According to Roman Wilfand, Director of Hydrometeorological Centre of Russia, this winter is going to be colder than those winters we have got used to for the past decade. Many are desperate about it. But here at Mind Palace (Chertogi razuma) we have decided to live this winter to the fullest. So, sit back, relax and enjoy our stories about ICE SKATES. Second episode (cause starting with the pilot is too mainstream) ICE SKATES Skates in Russian are КОНЬКИ [kon’•kee] (which sounds like ‘tiny horses’).
The word does have some horses in its etymology. It came from the Russian word «КОНЬ» [kon’] (which stands for ‘horse’) as the front of the skates was often embellished with decorative horse heads. So, it all started with the looks and now Russian people use tiny galloping ‘horses’ for ice skating. The word «КОНЁК» [ko•nyok] does have one more meaning in Russian. Конёк [ko•nyok] or «князёк» [knya•zyok] or «конь» [kon’] or «князь» [knyaz’] means ‘roof crown’. In early Russian buildings the crown was often strengthened by a thick hollowed-out log, called «ОХЛУПЕНЬ» [okh•loo•pen’]. The façade end of it was often carved in a shape of a horse or a battle bird. The origin place of first skates remains a mystery. All over the world archeologists would find various devices for moving on ice. Ancient skates were most often made from animal bones. [DODO] But it wasn’t always the case. Ancient Siberians would skate on walrus tusks. [Note the impeccable resemblance] Ancient Chinese — on bamboo poles. One more pair of ancient skates, found by archeologists in Kazakhstan, near Borovoe Lake… …was made of horses tibial bone. So, in this case the horse-connection seems to be quite literal. WTF!? Such ice skates are on display in the Museum of London: it is basically a long carved bone with a hole for the ‘shoelace’. It was found in Muirfield, England, in 1839. Somewhere around here, among all these cats. Cause Muirfield is just like PURRfield. The analysis has shown that these skates were last used about 2,000 years ago! And in 1967 — Soviet Union won once again! The most ancient skates in the world were located just outside Odessa. But it wasn’t the ancient Odessians who skated. [It is a very thick impersonation of Odessian accent of Russian. You’ll just have to accept the fact that it’s funny] These ice skates were used by cimmerians, nomadic tribe, which lived 3,200 years ago on the northern coast of the Black Sea. First ice skates were basically prototypes of skis as they didn’t have sharpened edges. Even though in order to move on these skates people would have to use poles (just like ski poles), it was still much more convenient than walking on ice. It was the Dutch who made ice skates closer to what they are today. As they have always been kinda sorta living near water, they had a lot of opportunities to improvise with ice-surface transportation. So, in addition to the widely-used animal bones, the Dutch would also use smooth wooden shoes or clogs. And then — COMBO! — they started attaching metal blades to these wooden thingies. Such UBERskates are still being sold as souvenirs to tourists in Netherlands. However, if you consider all the ‘souvenir’ options available in Netherlands, they aren’t purchased that often.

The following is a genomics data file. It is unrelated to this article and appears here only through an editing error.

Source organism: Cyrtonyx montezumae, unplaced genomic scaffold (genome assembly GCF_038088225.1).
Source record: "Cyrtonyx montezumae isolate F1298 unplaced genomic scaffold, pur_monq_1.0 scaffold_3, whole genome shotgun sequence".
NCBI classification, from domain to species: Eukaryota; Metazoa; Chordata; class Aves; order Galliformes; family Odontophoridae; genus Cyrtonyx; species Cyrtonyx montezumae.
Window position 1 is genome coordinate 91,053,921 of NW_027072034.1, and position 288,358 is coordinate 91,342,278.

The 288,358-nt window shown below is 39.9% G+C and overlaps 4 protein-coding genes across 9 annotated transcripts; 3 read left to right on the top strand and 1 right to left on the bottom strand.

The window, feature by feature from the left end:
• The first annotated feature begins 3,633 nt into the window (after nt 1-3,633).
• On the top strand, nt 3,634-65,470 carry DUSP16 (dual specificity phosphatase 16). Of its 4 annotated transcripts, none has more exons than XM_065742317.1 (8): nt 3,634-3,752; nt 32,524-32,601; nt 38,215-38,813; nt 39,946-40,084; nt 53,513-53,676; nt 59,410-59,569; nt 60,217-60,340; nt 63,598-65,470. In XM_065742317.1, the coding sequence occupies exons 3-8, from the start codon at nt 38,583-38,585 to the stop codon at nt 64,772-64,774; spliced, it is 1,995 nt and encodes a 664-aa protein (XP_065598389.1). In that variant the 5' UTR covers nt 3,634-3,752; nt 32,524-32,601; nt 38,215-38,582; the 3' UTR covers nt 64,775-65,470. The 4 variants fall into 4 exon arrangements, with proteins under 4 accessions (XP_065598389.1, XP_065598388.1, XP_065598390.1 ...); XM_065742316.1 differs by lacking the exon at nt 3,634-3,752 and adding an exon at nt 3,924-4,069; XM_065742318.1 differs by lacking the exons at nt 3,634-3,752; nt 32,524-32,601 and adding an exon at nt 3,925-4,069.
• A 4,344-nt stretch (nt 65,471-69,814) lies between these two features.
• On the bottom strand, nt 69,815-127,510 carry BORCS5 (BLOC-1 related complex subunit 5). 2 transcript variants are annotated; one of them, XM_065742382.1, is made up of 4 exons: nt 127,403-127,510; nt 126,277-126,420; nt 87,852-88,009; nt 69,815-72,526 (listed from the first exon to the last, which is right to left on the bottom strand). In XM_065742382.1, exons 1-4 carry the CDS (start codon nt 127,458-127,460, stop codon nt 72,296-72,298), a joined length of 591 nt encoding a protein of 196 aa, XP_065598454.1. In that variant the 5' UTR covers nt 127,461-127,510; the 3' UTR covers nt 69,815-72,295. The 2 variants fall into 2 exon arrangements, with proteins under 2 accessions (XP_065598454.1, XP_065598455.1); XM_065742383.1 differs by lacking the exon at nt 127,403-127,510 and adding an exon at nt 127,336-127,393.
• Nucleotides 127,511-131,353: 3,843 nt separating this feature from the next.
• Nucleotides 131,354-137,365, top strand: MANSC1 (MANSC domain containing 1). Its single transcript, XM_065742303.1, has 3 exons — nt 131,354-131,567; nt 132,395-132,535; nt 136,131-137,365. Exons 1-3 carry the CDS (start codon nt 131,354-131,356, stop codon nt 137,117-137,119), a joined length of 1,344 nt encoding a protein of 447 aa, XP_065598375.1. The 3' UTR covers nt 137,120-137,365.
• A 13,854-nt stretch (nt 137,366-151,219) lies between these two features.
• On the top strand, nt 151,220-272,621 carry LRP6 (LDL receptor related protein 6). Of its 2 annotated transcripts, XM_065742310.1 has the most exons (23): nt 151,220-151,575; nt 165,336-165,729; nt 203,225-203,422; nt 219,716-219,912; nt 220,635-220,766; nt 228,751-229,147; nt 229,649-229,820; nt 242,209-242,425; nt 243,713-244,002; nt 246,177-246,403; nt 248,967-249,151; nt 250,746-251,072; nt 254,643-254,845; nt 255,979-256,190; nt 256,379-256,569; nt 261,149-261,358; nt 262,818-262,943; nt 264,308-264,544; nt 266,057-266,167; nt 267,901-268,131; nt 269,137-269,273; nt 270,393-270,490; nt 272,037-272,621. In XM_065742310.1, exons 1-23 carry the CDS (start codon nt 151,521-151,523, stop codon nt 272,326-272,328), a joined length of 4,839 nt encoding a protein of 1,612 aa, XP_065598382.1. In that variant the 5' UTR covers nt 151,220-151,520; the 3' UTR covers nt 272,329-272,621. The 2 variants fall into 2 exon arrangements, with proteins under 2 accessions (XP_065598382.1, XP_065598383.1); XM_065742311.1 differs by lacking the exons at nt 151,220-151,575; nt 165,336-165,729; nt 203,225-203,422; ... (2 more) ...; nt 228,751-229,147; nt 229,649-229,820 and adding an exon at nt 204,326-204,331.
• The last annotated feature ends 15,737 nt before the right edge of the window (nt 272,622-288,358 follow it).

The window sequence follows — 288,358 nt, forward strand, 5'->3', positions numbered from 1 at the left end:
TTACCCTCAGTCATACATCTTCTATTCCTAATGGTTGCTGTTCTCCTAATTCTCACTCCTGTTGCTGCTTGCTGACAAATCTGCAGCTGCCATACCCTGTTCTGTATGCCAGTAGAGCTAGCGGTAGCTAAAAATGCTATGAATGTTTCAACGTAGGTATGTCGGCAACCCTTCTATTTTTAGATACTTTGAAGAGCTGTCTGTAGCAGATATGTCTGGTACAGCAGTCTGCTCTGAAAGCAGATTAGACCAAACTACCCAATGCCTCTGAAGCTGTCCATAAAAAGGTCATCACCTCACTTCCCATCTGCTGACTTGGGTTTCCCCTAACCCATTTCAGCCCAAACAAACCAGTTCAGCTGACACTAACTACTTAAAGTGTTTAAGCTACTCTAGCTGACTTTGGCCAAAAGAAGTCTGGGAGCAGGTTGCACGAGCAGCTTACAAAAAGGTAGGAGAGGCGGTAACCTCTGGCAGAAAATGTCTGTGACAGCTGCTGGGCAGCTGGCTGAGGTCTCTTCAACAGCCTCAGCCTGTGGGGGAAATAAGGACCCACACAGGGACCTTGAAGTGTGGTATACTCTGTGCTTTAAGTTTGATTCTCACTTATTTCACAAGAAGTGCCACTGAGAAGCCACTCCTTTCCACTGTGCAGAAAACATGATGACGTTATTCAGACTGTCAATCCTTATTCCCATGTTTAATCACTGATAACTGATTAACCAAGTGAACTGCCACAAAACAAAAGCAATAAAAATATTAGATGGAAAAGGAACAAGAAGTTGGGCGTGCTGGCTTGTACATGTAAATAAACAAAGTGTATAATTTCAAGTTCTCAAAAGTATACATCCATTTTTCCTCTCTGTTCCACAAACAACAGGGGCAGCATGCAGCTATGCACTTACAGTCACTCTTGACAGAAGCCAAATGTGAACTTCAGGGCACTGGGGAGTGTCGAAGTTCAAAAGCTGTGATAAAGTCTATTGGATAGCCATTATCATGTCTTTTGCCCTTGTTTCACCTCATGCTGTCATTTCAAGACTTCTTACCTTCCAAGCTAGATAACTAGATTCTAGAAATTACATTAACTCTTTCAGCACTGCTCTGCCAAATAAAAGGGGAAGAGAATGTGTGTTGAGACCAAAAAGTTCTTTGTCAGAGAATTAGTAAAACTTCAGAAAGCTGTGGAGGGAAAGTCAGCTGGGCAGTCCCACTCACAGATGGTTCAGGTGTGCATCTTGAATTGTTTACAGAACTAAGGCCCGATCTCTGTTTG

*suggestive wink* GUILTY of public promotion of drugs There is one more story about those Dutch guys. A Russian carpenter by the mane of Peter Mikhailov came to the Netherlands in the late 17th century. He tried to be just like all other craftsmen, living his ordinary life: he was learning to sail, buying and sometimes even cooking his own food. He would pass his spare time running on ice in his skates. At those days everyone would have to tie their skates to the boots with special belts. The carpenter soon got bored with this process and — nailed the skates to his boot soles. The Dutch who had visited Russia on trade affairs recognized this carpenter: it was the Russian tzar, Peter the Great! Here is an entry that Jacob Nomen, a Dutch researcher and a character of “Peter the Great”, novel by Alexey Tolstoy, made to his journal after meeting the Tzar. “The Tzar managed to remain incognito only for a week. Some of the Dutch who visited Moscow recognized him. And the word of his trip soon got out and reached Russia.” 150 years later, Jackson Haines, the father of modern figure skating, came to Saint Petersburg. He invented the new skating blade and attached it firmly to the boot. But — when he started promoting his invention, he found out that Peter the Great kind of beat him to it. [cheesy and excessively dramatic pun in Russian] Well, nailing something to something else and considering it an invention sounds very Russian, there is no doubt about that. [end of part one] Winter is coming. This one will be long. And we need to be ready for everything it brings. If we’re not — may the Gods help us. [Part 2 is coming very soon. Brace yourselves]